To be eligible for a U.S. Green Card, you must first complete a medical exam.
However, this isn’t just a normal checkup.
Instead, you must have a USCIS-approved physician sign off on a number of specific tests and checks.
They will also review your medical history and may conduct short, non-invasive procedures.
In this article, we’ll talk about the best way to prepare for a Green Card medical exam.
First, however, we’ll briefly talk about finding the right doctor.
How Do I Find a Doctor to Conduct My Green Card Medical Exam?
In most cases, your regular doctor cannot conduct a green card medical exam.
This process will work slightly differently depending on whether or not you are currently in the United States.
Keep in mind that the U.S. government does not regulate the fees that doctors can charge for a Green Card medical exam.
For this reason, it can be a good idea to do your own research before settling on a doctor.
If You Currently Live in the United States:
If you are already in the United States, your medical exam must be conducted by an approved civil surgeon.
Despite the name, most civil surgeons aren’t actually surgeons. Instead, they are physicians licensed by USCIS.
If You Currently Live Outside the United States:
If you are currently outside the United States, you will have to find an approved physician.
This is a doctor authorized by the U.S. Department of State to conduct medical exams outside the U.S.
The state department website lists approved physicians according to the closest embassy or consulate.
For example, if you were looking for a physician in the Netherlands, you would check the Amsterdam consulate page.
This will direct you to a list of physicians, any of whom can perform the exam.
You can also find further instructions about your medical exam on this page.
What Will Happen at My Medical Exam?
During a green card medical exam, your doctor will generally do the following:
- Briefly review your paperwork, including your passport.
- Perform a brief physical exam, which may include x-rays.
- Perform tests for infectious diseases, such as tuberculosis, gonorrhea, and syphilis.
- Administer any vaccines that you still need. If a vaccine is not available in your area, you may be able to obtain a waiver.
In unusual circumstances, your doctor may need to conduct additional tests or refer you to another physician.
This may delay your green card, but it’s not the same as failing the medical exam.
If everything goes well, at the end of your visit your doctor will give you a sealed envelope.
Leave this enveloped sealed, and include it with your green card application.
What Will Disqualify Me from Receiving a Green Card?
According to law, you may not be admitted to the United States if you have any of the following conditions, and are not being treated for them:
- Chronic infectious diseases, including gonorrhea, infectious leprosy, syphilis, and tuberculosis.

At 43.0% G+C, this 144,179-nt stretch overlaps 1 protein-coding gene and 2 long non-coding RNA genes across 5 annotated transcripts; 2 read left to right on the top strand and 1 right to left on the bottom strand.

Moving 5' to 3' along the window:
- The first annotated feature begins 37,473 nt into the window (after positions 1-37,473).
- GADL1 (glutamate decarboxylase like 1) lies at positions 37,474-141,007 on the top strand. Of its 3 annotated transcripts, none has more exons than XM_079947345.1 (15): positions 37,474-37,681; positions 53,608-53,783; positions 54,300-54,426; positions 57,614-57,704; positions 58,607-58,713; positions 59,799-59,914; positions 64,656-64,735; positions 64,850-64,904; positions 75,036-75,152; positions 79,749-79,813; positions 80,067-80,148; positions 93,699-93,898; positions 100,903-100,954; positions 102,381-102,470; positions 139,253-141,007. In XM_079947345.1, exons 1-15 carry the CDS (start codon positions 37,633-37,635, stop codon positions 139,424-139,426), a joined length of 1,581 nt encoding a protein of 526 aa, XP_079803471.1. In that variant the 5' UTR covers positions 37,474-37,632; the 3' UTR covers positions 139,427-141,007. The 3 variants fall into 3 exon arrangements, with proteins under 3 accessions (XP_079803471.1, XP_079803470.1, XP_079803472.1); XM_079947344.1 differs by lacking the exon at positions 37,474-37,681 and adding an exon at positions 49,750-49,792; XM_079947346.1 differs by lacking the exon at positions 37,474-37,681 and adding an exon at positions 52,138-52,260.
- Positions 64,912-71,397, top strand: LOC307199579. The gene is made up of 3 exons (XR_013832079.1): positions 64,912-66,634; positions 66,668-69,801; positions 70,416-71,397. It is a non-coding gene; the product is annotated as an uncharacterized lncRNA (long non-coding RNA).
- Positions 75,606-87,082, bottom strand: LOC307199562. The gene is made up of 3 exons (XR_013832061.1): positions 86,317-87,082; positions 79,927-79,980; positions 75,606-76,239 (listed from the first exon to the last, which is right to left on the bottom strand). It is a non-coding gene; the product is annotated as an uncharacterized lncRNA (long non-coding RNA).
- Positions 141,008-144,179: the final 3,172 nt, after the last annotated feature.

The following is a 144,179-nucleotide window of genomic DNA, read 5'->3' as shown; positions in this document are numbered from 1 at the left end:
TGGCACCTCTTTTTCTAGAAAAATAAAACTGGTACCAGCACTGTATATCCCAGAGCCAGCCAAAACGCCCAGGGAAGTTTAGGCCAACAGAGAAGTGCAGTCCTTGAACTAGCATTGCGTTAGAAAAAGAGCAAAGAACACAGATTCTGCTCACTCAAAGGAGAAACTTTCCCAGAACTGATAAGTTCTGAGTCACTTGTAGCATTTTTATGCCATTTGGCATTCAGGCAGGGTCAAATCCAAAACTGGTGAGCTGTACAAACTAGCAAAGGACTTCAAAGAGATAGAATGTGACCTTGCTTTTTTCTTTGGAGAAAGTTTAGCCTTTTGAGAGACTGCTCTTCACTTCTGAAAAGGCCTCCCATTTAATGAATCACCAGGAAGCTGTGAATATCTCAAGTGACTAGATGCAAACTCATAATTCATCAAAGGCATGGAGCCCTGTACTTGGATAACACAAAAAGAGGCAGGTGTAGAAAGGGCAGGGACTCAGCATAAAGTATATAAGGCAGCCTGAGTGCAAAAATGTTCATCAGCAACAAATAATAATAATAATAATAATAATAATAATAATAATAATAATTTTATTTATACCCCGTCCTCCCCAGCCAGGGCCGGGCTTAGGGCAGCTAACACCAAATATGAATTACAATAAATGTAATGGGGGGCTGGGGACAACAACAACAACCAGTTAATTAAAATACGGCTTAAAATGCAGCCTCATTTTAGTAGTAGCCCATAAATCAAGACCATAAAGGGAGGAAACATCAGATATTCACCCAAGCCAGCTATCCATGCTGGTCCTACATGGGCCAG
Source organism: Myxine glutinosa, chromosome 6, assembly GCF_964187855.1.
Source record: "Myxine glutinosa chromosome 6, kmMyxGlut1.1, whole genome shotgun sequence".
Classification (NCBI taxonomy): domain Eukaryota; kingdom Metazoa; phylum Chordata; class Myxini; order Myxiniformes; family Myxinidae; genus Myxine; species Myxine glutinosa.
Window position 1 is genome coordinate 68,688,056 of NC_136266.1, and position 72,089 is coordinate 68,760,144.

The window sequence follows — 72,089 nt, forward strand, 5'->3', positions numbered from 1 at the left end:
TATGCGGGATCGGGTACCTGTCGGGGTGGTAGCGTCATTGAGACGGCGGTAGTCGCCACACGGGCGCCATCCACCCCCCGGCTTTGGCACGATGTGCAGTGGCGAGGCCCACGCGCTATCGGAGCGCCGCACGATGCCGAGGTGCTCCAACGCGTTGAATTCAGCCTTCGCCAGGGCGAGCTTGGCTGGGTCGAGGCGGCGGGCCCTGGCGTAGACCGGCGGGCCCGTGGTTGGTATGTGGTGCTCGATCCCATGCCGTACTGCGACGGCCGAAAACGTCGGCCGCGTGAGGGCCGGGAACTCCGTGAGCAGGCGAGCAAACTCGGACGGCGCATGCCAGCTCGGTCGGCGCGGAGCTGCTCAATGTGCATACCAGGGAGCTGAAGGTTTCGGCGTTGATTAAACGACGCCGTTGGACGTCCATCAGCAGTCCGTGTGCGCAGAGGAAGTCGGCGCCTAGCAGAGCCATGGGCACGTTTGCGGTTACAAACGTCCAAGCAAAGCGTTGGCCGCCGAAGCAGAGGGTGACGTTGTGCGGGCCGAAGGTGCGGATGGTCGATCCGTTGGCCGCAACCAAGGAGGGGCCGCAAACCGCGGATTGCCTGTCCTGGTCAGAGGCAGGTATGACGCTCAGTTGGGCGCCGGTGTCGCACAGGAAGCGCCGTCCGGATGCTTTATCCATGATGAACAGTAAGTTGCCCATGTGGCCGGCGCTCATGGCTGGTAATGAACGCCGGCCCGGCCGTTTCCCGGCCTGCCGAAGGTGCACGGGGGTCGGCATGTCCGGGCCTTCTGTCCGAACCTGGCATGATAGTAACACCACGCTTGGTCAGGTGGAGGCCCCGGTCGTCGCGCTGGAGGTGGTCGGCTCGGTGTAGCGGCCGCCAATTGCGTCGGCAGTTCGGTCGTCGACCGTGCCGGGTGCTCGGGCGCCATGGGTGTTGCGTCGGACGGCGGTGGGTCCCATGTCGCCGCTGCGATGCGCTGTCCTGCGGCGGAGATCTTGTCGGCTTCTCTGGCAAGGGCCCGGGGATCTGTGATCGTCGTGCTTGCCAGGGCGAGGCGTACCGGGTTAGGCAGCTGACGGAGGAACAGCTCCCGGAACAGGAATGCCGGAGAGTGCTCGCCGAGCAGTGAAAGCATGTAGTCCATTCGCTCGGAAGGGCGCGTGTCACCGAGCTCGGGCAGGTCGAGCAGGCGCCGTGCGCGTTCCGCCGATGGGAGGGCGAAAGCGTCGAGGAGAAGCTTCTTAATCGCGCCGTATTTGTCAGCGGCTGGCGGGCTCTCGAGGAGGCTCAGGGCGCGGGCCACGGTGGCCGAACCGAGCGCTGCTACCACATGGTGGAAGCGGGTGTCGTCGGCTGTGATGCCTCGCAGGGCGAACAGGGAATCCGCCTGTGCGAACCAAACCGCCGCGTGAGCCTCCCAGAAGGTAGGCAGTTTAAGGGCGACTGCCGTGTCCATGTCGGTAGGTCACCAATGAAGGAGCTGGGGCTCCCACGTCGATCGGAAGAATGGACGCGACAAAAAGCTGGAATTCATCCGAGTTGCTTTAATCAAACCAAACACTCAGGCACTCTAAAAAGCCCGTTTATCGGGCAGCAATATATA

- Other potentially dangerous diseases, such as several types of influenza.
In these cases, your physician can sign off on your green card as soon as they are satisfied that your condition was treated.
Additionally, having a history of drug or alcohol abuse, as well as violent or harmful behavior, can potentially pose issues.
If you have such a history, your doctor may require you to present additional information, and possibly undergo treatment.
Once this treatment is complete, you may be able to proceed in the process.
How Do I Prepare for My Green Card Medical Exam?
For the most part, preparing for your green card medical exam is mostly a matter of getting your medical records together.
However, you should also avoid actions that would put your results in jeopardy.
For example, never do drugs in the weeks and months leading up to your medical exam.
Assemble Your Paperwork
The most common issues which pop up during green card medical exams come from incorrect or incomplete paperwork.
You should always bring up to date versions of the following documents to your medical examination:
- Your passport
- A full a copy of your medical history (including a list of any medications you are taking as well as records of previous tests)
- Vaccination and immunization records
- Previous chest X-rays (if any)
- Insurance information
Keep in mind that this paperwork must all be in English.
If your documents were not originally in English, you must include certified translations.
In some cases, it may be difficult to get access to your previous medical records. Fortunately, this is not usually a bar to receiving a green card.
Simply contact the examiner ahead of time to notify them of the issue.
By working with the designated physician, you can find out what vaccinations or other procedures you will need to fulfill the requirements for a green card.
Avoid Illegal Drugs
Often, Green Card medical exams involve incidental drug tests.
For this reason, you should never go to your green card medical exam with illicit drugs in your system. This includes marijuana.
Failing to do so could result in serious delays in the green card process or even complete disqualification.
Overall, most people who go through a green card medical exam complete it without major issues.
However, it can still be a long, stressful process, especially if there is confusion with your medical history and paperwork.
Unfortunately, it is completely mandatory. You cannot qualify for a U.S. green card without a first going through a medical exam.
For this reason, you should never hesitate to contact your immigration lawyer before your medical exam.
An experienced immigration attorney can help you understand the medical exam’s requirements, and the best way to fulfill them.